So the idea of homeschooling for the time the student is not covered by an EA may not work – the level of support remains at the discretion of the school board.
Making Connections: Social Skills and Field Trips
Home schooling is popular in Manitoba and it’s growing rapidly. Families do it for a lot of reasons – some religious, some simply believe home schooling helps their children learn better, and some because their child has special needs that are not being accommodated in school. There are a number of ways to get connected with other home schoolers, and that is my NUMBER ONE recommendation – get connected, so you and your child can get out and be around other people you relate to and who understand what you’re doing and why. There are going to be some homeschoolers you don’t relate to at all, but you will find others who really “get” you and what you are doing.
There is a Winnipeg homeschool Yahoo group I would say is a MUST to join (sign up with yahoo.com if you aren’t already, and do a search for ‘Winnipeg Homeschool’ – you should find it that way, then send a message to the group moderator asking to join). There are also two Manitoba home school associations that can help you – The Manitoba Association of Christian Home Schools, and the Manitoba Association for Schooling at Home.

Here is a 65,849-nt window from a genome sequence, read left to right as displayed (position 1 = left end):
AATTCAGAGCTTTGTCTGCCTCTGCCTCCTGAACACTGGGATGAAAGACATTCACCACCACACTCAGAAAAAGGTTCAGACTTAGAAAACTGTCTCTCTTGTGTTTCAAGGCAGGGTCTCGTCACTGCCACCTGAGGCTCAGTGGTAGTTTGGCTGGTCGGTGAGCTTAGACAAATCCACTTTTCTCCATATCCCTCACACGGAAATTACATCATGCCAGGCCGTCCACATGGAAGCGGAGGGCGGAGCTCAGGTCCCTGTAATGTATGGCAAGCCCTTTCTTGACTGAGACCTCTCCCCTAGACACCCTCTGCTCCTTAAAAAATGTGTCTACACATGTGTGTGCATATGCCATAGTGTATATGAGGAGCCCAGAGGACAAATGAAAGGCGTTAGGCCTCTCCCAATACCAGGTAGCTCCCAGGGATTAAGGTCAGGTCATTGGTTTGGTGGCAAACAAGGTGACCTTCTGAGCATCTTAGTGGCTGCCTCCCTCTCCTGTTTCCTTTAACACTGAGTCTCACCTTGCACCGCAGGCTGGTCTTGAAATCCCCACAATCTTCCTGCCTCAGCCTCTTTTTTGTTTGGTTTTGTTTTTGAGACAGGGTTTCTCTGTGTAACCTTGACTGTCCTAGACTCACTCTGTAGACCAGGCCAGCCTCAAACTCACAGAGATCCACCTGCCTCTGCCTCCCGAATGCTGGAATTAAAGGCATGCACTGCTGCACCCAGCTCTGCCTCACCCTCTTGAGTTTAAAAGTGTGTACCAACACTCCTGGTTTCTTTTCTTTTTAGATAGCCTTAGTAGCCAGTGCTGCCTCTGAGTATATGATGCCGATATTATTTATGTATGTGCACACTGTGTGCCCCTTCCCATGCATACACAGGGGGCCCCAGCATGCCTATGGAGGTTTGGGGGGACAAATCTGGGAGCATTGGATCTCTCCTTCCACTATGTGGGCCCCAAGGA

I purchased a book called Homeschooling Your Child with Asperger Syndrome by Lise Pyles and I would highly recommend it for anyone whose child has that diagnosis. If your child has a more general autism diagnosis, Amazon has a number of books on homeschooling and autism – including this one: Homeschooling the Child with Autism: Answers to the Top Questions Parents and Professionals Ask.
I purchased the Manitoba curriculum (it is massive, and costs well over $100 to get it printed and delivered, though you can download it off the internet for free). You will really need to make a curriculum based on your child’s needs and interests as you go along, but the provincial curriculum provides a guide. I would recommend (especially in the earlier years) that you pay closer attention to the general learning outcomes at the beginning of each document rather than the specific ones – considering what the “big ideas” are will help you match learning activities to your child’s developmental level.
For emerging readers, Starfall is a great online reading site. And if you want a literature-based curriculum with lots of crafts and activities, Lesson Pathways is a great resource (click the LA section to see literature-based curriculum – learning is based on a different children’s book each week, a great excuse to make that weekly trip to the library).